I read a bunch of articles for my public health coursework, but one that has stuck in my mind and thus been on my things-t0-blog-about list for some time is "Mystification of a simple solution: Oral rehydration therapy in Northeast Brazil" by Marilyn Nations and L.A. Rebhun. Unfortunately I can't find an ungated PDF for it anywhere (aside: how absurd is it that it costs $36 USD to access one article that was published in 1988??) so you can only access it here for free if you have access through a university, etc. The article describes the relatively simple diarrhea treatment, ORT (oral rehydration therapy), as well as how physicians in a rural community in Brazil managed to reclaim this simply procedure and turn it into a highly specialized medical procedure that only they could deliver. One thing I like is that the article has (for an academic piece) a great narrative: you learn how great ORT is ... then about the ridiculous ritualization / mystification of a simple process that keeps it out of reach of those who need it most ... then about the authors' proposed solution ... and finally a twist where you realize the solution has some (though not certainly not all) of the same problems. Here's one of their case studies of how doctors mystified ORT:
Benedita, a 7-month-old girl with explosive, watery diarrhea of 5 days duration, weakness, and marked dehydration, was brought by her mother to a government hospital emergency room. White-garbed nurses and physicians examined the baby and began ORT. They meticulously labeled a sterilized baby bottle with millimeter measurements, weighed the child every lSmin, mixed the chemical packet with clean water, gave the predetermined amount of ORT, and recorded all results on a chart, checking exact times with a wristwatch. The routine continued for over 3 hr, during which little was said to the mother, who waited passively on a wooden bench. Later interviews with the mother revealed that she believed the child’s diarrhea was due to evil eye, and had previously consulted 3 [traditional healers]. Despite her more than 5 hr at the clinic, the mother did not know how to mix the ORT packet herself. When asked if she thought she or a [traditional healer] could mix ORT at home, she replied, “Oh no, we could never do that. It’s so complicated! I don’t even know how to read or write and. I don’t even own a wristwatch!”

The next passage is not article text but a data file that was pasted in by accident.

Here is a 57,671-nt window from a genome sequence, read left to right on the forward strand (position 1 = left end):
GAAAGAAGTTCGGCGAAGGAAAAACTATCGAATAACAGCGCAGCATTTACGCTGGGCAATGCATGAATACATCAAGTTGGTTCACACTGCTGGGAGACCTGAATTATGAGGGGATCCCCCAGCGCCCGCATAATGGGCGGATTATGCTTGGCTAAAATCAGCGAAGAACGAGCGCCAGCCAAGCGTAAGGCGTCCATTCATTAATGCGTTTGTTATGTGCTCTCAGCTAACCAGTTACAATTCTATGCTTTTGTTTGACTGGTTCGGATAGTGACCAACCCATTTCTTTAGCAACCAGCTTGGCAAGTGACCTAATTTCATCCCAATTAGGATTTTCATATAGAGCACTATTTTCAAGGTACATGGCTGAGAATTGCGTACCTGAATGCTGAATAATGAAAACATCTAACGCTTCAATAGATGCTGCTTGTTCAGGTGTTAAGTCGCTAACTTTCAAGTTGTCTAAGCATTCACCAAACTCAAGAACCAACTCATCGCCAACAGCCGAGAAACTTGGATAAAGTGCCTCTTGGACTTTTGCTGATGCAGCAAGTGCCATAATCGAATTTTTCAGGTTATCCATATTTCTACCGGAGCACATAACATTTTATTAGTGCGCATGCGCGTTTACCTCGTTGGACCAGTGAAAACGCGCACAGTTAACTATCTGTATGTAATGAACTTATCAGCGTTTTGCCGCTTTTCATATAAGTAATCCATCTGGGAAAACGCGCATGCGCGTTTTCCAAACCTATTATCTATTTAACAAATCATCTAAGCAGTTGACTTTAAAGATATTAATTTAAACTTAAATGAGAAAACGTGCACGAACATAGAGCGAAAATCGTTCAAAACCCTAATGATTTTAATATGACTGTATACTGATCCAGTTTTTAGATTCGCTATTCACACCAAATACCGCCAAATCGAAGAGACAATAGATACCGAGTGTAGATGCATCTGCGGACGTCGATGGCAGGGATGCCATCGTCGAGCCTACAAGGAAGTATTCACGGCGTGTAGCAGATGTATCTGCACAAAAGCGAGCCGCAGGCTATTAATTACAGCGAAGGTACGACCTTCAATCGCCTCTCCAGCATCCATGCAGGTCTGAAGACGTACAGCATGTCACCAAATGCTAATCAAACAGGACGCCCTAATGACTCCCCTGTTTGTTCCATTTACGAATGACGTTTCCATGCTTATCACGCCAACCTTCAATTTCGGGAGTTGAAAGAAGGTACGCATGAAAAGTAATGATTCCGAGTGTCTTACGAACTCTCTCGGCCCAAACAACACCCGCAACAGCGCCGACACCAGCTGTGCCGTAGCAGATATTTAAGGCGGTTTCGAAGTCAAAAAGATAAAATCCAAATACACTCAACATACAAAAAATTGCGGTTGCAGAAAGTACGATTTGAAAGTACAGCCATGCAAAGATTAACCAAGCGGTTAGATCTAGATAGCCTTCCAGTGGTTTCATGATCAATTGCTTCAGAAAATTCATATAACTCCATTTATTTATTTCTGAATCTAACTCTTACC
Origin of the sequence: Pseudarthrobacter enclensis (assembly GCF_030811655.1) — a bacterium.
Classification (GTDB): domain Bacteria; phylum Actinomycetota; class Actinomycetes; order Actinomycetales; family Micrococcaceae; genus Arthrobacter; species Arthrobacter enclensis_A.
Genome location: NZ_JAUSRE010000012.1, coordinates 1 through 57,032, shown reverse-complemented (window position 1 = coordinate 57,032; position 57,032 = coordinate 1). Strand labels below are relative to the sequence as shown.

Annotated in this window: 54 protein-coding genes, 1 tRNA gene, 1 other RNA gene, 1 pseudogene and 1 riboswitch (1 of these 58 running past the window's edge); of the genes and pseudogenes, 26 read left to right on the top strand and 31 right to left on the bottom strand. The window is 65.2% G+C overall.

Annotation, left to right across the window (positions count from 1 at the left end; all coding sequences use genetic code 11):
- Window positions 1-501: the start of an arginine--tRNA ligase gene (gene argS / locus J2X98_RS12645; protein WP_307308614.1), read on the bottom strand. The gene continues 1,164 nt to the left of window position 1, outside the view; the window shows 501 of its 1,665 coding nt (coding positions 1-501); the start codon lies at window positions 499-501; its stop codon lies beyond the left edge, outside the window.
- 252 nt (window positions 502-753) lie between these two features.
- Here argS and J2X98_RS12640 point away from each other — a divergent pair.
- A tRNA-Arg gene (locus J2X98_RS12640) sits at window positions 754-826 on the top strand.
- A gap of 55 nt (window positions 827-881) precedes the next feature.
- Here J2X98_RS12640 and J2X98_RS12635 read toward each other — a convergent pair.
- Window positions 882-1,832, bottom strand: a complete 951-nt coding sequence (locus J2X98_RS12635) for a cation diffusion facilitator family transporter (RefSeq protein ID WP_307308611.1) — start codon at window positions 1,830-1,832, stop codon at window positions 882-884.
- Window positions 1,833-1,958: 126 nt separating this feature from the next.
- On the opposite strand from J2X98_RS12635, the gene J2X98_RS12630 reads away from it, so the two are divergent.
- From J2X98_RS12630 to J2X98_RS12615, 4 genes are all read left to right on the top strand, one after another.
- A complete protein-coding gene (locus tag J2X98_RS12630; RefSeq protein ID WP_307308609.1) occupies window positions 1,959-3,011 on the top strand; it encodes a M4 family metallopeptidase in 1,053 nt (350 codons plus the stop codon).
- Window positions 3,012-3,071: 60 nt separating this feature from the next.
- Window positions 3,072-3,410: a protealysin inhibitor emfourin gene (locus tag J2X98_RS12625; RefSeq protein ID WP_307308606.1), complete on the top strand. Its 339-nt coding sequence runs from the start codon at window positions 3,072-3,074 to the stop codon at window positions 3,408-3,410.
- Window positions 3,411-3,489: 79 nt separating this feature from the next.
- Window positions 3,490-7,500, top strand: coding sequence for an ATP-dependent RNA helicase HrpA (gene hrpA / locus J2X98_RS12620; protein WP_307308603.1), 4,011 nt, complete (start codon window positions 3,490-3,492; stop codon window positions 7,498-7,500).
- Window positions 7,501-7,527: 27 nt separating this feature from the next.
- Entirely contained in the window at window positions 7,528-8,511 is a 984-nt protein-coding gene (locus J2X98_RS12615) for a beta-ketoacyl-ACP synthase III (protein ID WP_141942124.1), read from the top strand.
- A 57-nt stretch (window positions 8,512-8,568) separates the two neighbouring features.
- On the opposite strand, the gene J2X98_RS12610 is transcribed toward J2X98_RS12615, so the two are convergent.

They then discuss how they trained a broader group of providers (including the traditional healers) to administer the ORT themselves. But the traditional healers end up ritualizing the treatment as much or more than the physicians did:
... Dona Geralda cradled the leaves carefully so as not to spill their evil content as she carried them to an open window and flung them out. The evil forces causing diarrhea are believed to disappear with the leaves, leaving the child’s body ‘clean’ and disease-free...Turning to the small altar in a comer of the healing room, Dona Geralda offered the ORS 'holy water' to the images of St Francisco and the folk hero Padre Cicero there.
There's more to both sides of the ritualization in the body of the article, and the similarities are striking. I'm not sure the authors intended to make it this way (and this likely speaks more to my own priors or prejudices), but the traditional healers' ritualization sounds quite suspicious to me, full of superstition and empty of understanding of how ORT works, while at the same time the physicians' ritualization, as unnecessary as it is, is comfortingly scientific. The crucial difference though is that the physicians' ritualization seriously impedes access to care, while the healers' process does not -- in fact, it even makes care more accessible:
Clearly, our program did not de-ritualize ORTdelivery; the TH’s administration methods are highly ritualized. The ceremony with the leaves, the prayer,the offering of the ORS-tea to the saints, are all medically unnecessary to ensure the efficacy of ORT.They neither add to nor detract from its technologial effectiveness. But in this case, the ritualization, insteadof discouraging the mother from using ORT and mystifying her about its ease of preparation andadministration, encourages her to participate actively in her child’s cure.